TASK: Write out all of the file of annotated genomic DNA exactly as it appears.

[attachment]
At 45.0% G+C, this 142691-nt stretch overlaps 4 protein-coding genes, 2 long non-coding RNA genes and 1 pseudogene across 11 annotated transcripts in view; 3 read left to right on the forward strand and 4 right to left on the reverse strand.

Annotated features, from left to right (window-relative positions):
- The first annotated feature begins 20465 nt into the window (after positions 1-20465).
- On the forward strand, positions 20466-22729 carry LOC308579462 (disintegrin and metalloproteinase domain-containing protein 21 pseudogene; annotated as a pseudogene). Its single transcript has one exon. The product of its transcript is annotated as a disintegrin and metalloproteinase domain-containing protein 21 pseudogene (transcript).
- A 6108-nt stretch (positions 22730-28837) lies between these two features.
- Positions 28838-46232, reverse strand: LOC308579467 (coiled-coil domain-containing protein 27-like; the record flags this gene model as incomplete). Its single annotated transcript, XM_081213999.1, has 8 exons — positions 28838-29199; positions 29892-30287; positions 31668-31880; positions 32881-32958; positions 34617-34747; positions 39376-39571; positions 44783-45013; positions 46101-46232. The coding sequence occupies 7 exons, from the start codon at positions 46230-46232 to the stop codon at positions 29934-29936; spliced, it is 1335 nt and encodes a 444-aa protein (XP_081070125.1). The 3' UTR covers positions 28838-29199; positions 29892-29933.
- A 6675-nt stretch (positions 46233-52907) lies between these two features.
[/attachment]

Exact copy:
At 45.0% G+C, this 142691-nt stretch overlaps 4 protein-coding genes, 2 long non-coding RNA genes and 1 pseudogene across 11 annotated transcripts in view; 3 read left to right on the forward strand and 4 right to left on the reverse strand.

Annotated features, from left to right (window-relative positions):
- The first annotated feature begins 20465 nt into the window (after positions 1-20465).
- On the forward strand, positions 20466-22729 carry LOC308579462 (disintegrin and metalloproteinase domain-containing protein 21 pseudogene; annotated as a pseudogene). Its single transcript has one exon. The product of its transcript is annotated as a disintegrin and metalloproteinase domain-containing protein 21 pseudogene (transcript).
- A 6108-nt stretch (positions 22730-28837) lies between these two features.
- Positions 28838-46232, reverse strand: LOC308579467 (coiled-coil domain-containing protein 27-like; the record flags this gene model as incomplete). Its single annotated transcript, XM_081213999.1, has 8 exons — positions 28838-29199; positions 29892-30287; positions 31668-31880; positions 32881-32958; positions 34617-34747; positions 39376-39571; positions 44783-45013; positions 46101-46232. The coding sequence occupies 7 exons, from the start codon at positions 46230-46232 to the stop codon at positions 29934-29936; spliced, it is 1335 nt and encodes a 444-aa protein (XP_081070125.1). The 3' UTR covers positions 28838-29199; positions 29892-29933.
- A 6675-nt stretch (positions 46233-52907) lies between these two features.